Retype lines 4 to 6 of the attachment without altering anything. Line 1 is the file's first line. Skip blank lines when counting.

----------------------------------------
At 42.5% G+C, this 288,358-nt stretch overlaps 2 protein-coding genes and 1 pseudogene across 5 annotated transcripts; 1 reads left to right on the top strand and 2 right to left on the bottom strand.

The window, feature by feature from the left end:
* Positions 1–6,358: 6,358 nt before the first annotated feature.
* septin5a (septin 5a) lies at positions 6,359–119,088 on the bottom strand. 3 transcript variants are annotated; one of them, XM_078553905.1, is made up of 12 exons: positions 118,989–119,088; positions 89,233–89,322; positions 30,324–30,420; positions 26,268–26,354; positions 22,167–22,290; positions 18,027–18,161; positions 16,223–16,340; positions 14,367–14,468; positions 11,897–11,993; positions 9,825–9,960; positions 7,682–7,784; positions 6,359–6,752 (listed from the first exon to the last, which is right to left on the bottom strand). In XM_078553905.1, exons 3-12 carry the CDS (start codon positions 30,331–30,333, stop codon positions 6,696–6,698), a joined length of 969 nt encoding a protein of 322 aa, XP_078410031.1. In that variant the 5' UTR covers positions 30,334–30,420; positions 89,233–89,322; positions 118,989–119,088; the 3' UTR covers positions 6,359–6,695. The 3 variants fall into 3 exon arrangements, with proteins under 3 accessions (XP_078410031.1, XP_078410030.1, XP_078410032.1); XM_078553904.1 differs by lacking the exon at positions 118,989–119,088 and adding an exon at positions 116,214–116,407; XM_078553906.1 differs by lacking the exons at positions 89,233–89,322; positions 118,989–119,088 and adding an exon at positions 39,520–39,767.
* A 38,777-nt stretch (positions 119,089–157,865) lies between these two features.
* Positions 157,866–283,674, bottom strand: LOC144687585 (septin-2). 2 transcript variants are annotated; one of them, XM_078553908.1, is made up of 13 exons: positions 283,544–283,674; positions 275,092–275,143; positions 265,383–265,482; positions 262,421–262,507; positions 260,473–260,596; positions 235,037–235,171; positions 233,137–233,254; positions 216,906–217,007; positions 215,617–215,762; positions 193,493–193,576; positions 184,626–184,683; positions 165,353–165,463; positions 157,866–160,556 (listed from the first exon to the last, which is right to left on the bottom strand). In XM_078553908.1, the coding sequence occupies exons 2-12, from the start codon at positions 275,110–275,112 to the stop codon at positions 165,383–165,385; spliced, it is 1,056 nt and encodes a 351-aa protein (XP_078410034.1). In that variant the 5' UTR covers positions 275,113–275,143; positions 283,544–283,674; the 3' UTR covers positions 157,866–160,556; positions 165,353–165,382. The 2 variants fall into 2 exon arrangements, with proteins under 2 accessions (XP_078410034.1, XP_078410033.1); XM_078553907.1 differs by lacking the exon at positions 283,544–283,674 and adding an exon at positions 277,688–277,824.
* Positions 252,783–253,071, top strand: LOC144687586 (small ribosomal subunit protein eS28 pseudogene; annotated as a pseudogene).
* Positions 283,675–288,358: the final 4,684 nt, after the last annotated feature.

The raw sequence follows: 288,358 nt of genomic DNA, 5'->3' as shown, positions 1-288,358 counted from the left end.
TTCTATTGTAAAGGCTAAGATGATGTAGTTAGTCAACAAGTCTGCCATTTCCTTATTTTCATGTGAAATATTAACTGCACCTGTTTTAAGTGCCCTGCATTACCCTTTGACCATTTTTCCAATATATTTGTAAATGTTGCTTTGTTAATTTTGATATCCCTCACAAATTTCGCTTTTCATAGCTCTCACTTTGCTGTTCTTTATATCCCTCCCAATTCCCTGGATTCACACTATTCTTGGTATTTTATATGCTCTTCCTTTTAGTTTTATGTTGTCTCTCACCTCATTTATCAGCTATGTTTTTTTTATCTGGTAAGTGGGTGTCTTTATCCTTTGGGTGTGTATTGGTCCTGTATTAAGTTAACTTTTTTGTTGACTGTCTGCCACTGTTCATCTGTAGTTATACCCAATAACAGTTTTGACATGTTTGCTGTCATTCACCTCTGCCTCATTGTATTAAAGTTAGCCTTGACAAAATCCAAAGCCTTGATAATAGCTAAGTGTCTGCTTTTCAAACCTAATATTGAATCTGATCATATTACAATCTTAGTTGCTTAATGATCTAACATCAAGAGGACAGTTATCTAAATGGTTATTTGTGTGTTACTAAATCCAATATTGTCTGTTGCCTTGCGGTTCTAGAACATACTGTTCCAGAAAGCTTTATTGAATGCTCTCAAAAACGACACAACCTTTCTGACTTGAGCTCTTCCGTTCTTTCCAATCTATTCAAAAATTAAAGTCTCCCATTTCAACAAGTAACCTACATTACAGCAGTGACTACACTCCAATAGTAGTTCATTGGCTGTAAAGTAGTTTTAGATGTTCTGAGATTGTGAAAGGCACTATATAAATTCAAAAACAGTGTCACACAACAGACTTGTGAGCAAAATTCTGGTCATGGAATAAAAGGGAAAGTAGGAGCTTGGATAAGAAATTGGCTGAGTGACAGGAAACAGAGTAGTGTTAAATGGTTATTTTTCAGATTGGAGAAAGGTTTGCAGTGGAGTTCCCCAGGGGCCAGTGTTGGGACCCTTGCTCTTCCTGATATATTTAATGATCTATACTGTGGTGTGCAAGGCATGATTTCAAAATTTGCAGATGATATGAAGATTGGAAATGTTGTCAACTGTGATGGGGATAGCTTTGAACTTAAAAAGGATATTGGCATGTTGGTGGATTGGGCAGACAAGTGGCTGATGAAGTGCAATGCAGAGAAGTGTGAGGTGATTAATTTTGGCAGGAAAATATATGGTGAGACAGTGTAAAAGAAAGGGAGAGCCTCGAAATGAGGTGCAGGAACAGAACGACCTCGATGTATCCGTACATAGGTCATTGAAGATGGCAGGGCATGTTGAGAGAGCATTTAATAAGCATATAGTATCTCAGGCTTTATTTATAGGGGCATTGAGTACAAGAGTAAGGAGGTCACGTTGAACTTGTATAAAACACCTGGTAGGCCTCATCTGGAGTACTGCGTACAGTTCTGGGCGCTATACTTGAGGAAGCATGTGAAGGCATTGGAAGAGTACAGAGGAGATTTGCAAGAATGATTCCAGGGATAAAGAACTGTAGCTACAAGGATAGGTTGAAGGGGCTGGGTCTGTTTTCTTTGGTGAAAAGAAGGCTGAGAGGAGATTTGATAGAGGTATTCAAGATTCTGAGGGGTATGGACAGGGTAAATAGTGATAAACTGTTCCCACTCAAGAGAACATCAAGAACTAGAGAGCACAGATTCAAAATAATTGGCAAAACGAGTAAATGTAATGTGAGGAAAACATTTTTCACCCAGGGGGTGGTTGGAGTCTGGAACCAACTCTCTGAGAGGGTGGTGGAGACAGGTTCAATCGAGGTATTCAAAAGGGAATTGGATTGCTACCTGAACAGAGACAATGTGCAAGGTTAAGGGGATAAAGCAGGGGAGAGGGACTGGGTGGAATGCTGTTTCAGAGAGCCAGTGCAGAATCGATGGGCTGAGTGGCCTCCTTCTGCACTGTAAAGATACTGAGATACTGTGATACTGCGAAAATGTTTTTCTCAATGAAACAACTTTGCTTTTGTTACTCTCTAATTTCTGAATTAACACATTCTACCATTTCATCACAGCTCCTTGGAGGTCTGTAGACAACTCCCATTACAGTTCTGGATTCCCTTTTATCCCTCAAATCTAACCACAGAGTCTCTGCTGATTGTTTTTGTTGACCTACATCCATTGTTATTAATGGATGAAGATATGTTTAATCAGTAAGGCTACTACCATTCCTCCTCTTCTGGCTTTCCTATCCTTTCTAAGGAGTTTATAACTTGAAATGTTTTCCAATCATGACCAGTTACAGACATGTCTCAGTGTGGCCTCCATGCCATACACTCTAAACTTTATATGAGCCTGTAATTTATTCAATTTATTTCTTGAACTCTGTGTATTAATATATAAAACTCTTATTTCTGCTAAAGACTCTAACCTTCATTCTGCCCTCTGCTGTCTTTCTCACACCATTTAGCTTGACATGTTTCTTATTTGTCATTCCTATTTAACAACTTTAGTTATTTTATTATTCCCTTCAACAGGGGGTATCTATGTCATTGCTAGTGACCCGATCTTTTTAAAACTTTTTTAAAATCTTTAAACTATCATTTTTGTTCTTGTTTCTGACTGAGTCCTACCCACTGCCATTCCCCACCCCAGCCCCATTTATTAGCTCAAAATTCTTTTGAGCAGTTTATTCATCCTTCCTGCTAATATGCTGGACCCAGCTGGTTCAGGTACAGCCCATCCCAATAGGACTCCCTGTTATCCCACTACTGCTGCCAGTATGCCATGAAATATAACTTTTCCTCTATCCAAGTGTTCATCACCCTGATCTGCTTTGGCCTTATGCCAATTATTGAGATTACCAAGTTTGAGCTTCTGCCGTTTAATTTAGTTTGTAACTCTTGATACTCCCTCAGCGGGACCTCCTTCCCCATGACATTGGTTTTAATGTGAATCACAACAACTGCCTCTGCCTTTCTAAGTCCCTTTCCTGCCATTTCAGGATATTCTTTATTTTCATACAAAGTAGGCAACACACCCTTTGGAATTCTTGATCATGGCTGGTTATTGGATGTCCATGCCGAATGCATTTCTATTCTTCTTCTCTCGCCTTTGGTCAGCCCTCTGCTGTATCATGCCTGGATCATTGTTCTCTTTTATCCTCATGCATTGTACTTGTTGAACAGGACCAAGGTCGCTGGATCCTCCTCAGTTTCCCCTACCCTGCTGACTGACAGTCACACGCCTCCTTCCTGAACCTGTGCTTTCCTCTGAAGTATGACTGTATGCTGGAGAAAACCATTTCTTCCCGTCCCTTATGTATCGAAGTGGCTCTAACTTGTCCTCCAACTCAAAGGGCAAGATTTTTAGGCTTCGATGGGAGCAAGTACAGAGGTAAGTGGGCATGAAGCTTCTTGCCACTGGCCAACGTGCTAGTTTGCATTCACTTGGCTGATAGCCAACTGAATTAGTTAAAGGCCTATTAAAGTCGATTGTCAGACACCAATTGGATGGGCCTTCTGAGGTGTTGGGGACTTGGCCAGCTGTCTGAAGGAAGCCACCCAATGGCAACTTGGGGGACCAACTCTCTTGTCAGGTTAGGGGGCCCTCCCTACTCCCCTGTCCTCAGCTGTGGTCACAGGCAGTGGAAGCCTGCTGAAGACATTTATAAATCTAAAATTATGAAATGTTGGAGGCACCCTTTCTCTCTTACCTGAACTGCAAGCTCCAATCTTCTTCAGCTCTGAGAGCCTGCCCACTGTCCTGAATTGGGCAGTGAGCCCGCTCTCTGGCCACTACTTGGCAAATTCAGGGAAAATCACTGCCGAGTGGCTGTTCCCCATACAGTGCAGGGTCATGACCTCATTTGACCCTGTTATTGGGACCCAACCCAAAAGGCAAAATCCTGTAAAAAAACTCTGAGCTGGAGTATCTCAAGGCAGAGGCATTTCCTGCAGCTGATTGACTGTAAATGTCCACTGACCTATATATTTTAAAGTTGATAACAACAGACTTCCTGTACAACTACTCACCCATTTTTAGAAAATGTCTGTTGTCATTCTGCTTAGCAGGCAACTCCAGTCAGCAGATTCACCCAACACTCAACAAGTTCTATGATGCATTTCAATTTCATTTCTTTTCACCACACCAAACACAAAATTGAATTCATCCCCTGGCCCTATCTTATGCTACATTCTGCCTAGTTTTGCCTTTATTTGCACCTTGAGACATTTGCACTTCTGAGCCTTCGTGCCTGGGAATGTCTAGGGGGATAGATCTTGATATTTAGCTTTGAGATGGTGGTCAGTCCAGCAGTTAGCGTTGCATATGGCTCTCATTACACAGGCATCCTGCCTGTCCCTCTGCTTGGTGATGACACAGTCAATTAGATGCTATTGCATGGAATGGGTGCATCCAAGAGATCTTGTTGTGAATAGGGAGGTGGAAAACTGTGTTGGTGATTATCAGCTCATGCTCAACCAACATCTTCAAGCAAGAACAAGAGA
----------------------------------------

* septin5a (septin 5a) lies at positions 6,359–119,088 on the bottom strand. 3 transcript variants are annotated; one of them, XM_078553905.1, is made up of 12 exons: positions 118,989–119,088; positions 89,233–89,322; positions 30,324–30,420; positions 26,268–26,354; positions 22,167–22,290; positions 18,027–18,161; positions 16,223–16,340; positions 14,367–14,468; positions 11,897–11,993; positions 9,825–9,960; positions 7,682–7,784; positions 6,359–6,752 (listed from the first exon to the last, which is right to left on the bottom strand). In XM_078553905.1, exons 3-12 carry the CDS (start codon positions 30,331–30,333, stop codon positions 6,696–6,698), a joined length of 969 nt encoding a protein of 322 aa, XP_078410031.1. In that variant the 5' UTR covers positions 30,334–30,420; positions 89,233–89,322; positions 118,989–119,088; the 3' UTR covers positions 6,359–6,695. The 3 variants fall into 3 exon arrangements, with proteins under 3 accessions (XP_078410031.1, XP_078410030.1, XP_078410032.1); XM_078553904.1 differs by lacking the exon at positions 118,989–119,088 and adding an exon at positions 116,214–116,407; XM_078553906.1 differs by lacking the exons at positions 89,233–89,322; positions 118,989–119,088 and adding an exon at positions 39,520–39,767.
* A 38,777-nt stretch (positions 119,089–157,865) lies between these two features.
* Positions 157,866–283,674, bottom strand: LOC144687585 (septin-2). 2 transcript variants are annotated; one of them, XM_078553908.1, is made up of 13 exons: positions 283,544–283,674; positions 275,092–275,143; positions 265,383–265,482; positions 262,421–262,507; positions 260,473–260,596; positions 235,037–235,171; positions 233,137–233,254; positions 216,906–217,007; positions 215,617–215,762; positions 193,493–193,576; positions 184,626–184,683; positions 165,353–165,463; positions 157,866–160,556 (listed from the first exon to the last, which is right to left on the bottom strand). In XM_078553908.1, the coding sequence occupies exons 2-12, from the start codon at positions 275,110–275,112 to the stop codon at positions 165,383–165,385; spliced, it is 1,056 nt and encodes a 351-aa protein (XP_078410034.1). In that variant the 5' UTR covers positions 275,113–275,143; positions 283,544–283,674; the 3' UTR covers positions 157,866–160,556; positions 165,353–165,382. The 2 variants fall into 2 exon arrangements, with proteins under 2 accessions (XP_078410034.1, XP_078410033.1); XM_078553907.1 differs by lacking the exon at positions 283,544–283,674 and adding an exon at positions 277,688–277,824.